You have found 294 entries after clicking on a search link (usually the MORE information link) in a matrix cell. Sorted by the main topic addressed, the list shows in orange the type of entry, year the original document was published (or if one of our own documents, the year last updated), and the type of file you will download when you click on the title. In blue is the document’s title followed by a brief description.
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DOCUMENT 2017 HTM file
Commissioning impact on drug treatment: The extent to which commissioning structures, the financial environment and wider changes to health and social welfare impact on drug misuse treatment and recovery
Based on research, financial data and stakeholder surveys and testimonies, the UK government’s official drug policy advisers warn that without significant efforts to protect investment and quality, in England “loss of funding will result in the dismantling of a drug misuse treatment system that has brought huge improvement to the lives of people with drug and alcohol problems”.
HOT TOPIC 2020 HTM file
What about evidence-based commissioning?
‘Hot topics’ offer background and analysis on important issues which sometimes generate heated debate. In the UK the landscape of drug and alcohol service commissioning to meet need in an area has radically altered – a leap in the dark illuminated only dimly by prior evidence and current evaluations.
From England’s gatekeeper to the public provision of health services, guidance for commissioners on how to organise and procure alcohol treatment and brief intervention services in an area which implement related national clinical guidance and satisfy policy requirements.
Key studies on the how the characteristics and functioning of treatment organisations affect implementation and effectiveness. Learn to see organisational context as part of treatment and about two evidence-based US quality improvement resources, and consider what makes treatment services engaging and how they could extend engagement into long-term continuing care. See the remaining four cells in row 2 of the matrix for more on generic features of medical and psychosocial therapies.
HOT TOPIC 2020 HTM file
How many drinkers should be in treatment?
One of our selection of hot topics – important issues which sometimes generate heated debate over the facts or their interpretation. What proportion of England’s problem drinkers might be in treatment, how far does that fall short of the number who should be – and how do we judge ‘should’? The proportion varies to a surprising degree depending on assumptions about who needs treatment.
MATRIX CELL 2020 HTM file
Alcohol Treatment Matrix cell E4: Treatment systems; Psychosocial therapies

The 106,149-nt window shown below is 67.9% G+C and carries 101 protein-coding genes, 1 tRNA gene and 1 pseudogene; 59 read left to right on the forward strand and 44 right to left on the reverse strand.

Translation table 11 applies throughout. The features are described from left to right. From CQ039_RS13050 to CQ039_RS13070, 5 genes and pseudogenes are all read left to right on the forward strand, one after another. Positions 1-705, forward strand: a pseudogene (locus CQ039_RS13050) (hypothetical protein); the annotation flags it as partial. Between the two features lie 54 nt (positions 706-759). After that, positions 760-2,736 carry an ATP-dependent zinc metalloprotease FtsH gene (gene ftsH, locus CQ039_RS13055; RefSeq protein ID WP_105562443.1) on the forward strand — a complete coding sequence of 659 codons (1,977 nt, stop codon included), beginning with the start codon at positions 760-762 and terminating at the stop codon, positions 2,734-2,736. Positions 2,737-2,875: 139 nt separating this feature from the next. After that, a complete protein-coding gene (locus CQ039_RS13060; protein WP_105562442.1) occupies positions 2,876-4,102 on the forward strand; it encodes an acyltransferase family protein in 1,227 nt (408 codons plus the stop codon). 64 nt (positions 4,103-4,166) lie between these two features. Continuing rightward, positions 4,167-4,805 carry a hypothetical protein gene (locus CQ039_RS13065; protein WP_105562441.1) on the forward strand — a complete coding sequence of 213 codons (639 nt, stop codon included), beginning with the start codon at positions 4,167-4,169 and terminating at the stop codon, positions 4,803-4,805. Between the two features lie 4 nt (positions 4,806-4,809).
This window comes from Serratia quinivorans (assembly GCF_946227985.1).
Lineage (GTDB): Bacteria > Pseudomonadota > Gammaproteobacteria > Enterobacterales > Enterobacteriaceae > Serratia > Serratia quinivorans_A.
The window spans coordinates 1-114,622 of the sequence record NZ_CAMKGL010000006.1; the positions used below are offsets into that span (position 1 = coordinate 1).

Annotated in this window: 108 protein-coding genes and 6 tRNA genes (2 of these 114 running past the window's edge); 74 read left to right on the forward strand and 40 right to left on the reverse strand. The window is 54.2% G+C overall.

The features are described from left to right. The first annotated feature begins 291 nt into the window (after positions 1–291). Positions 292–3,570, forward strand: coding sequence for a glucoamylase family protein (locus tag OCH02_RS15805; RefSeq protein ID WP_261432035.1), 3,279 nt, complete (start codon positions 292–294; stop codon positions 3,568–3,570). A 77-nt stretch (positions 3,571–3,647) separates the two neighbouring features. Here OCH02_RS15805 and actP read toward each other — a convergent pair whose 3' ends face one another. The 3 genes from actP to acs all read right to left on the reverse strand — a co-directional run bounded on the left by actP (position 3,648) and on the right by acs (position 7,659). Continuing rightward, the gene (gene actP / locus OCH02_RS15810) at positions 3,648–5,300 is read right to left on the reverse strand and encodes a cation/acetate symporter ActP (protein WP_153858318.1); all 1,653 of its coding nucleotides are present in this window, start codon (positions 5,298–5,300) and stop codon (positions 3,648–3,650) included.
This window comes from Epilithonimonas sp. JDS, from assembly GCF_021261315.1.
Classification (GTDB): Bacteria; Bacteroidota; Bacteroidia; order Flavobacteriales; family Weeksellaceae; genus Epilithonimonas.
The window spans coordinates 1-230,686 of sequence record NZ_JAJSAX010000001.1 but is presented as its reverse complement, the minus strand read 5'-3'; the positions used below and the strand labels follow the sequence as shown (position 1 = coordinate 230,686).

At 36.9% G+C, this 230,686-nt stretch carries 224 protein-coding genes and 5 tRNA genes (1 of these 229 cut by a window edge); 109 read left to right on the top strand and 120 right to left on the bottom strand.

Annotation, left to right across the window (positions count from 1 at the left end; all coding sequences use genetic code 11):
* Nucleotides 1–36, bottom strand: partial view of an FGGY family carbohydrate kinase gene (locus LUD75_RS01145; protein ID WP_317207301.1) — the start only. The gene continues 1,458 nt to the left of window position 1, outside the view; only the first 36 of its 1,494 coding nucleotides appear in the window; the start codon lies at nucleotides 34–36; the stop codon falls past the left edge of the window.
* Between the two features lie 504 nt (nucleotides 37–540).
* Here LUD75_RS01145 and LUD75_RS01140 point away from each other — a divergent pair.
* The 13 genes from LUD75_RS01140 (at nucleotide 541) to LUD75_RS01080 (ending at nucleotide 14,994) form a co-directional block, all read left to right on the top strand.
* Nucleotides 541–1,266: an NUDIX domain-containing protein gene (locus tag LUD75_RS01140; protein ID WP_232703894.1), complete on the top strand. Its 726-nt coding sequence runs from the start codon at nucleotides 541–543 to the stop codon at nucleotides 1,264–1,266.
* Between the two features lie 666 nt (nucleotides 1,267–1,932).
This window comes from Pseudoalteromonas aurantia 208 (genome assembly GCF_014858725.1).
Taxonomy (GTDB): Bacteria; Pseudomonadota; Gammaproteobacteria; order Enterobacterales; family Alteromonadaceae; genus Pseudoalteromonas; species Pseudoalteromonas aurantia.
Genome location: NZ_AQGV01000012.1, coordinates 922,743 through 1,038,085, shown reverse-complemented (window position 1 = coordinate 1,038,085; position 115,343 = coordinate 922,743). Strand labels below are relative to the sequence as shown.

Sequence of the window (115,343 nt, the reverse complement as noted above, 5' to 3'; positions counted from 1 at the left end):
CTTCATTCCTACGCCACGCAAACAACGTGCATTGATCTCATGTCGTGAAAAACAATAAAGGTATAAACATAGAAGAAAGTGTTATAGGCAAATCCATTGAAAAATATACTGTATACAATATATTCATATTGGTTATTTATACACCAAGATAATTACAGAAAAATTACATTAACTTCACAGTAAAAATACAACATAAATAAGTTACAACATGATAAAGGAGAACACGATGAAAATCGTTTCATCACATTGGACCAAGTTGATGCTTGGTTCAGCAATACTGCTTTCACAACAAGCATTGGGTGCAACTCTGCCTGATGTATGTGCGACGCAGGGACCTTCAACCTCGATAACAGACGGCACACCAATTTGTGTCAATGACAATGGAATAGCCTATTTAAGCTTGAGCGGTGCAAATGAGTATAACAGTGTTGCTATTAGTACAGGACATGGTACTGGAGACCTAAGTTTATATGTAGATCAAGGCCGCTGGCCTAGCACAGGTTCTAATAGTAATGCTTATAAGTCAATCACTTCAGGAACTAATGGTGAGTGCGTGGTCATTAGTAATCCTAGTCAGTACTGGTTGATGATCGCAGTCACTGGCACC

Key studies on systems for effectively and cost-effectively providing psychosocial therapies, and the roles of those therapies within the overall treatment system. Focus is on examining the research credentials of guidance from NICE and mutual aid’s potential to bridge the gap between diminished resources and heightened recovery ambitions.
A UK-based project placed a dedicated full-time hepatitis C nurse into a drug and alcohol treatment service. The experiences of people who inject drugs and attended the service reveal the degree to which this strategy can remove barriers to the infection treatment so crucial to containing the virus.
DOCUMENT 2010 HTM file
Alcohol in our lives: curbing the harm
Extensive policy report from New Zealand accepts evidence that alcohol-related harm is best reduced by population level measures, including raising prices, licensing reform with harm reduction as its prime objective, and restricting the availability of alcohol through reduced opening hours, age limits and curbs on promotion.
‘Social norm’ interventions which aim to reduce consumption by telling heavy drinkers how their drinking compares to their peer-group norm have a patchy record, but this British study suggests for students they might be improved by ranking against peers (eg, ‘You drink more than 80% of students’) rather than comparing how many units of alcohol they consume.
In these UK national prevention guidelines, experts prioritised population-wide changes like price rises and outlet restrictions which affect everyone, independent of the choices they make. But in England government prefers to target what they see as the troublesome minority, not the responsible majority.
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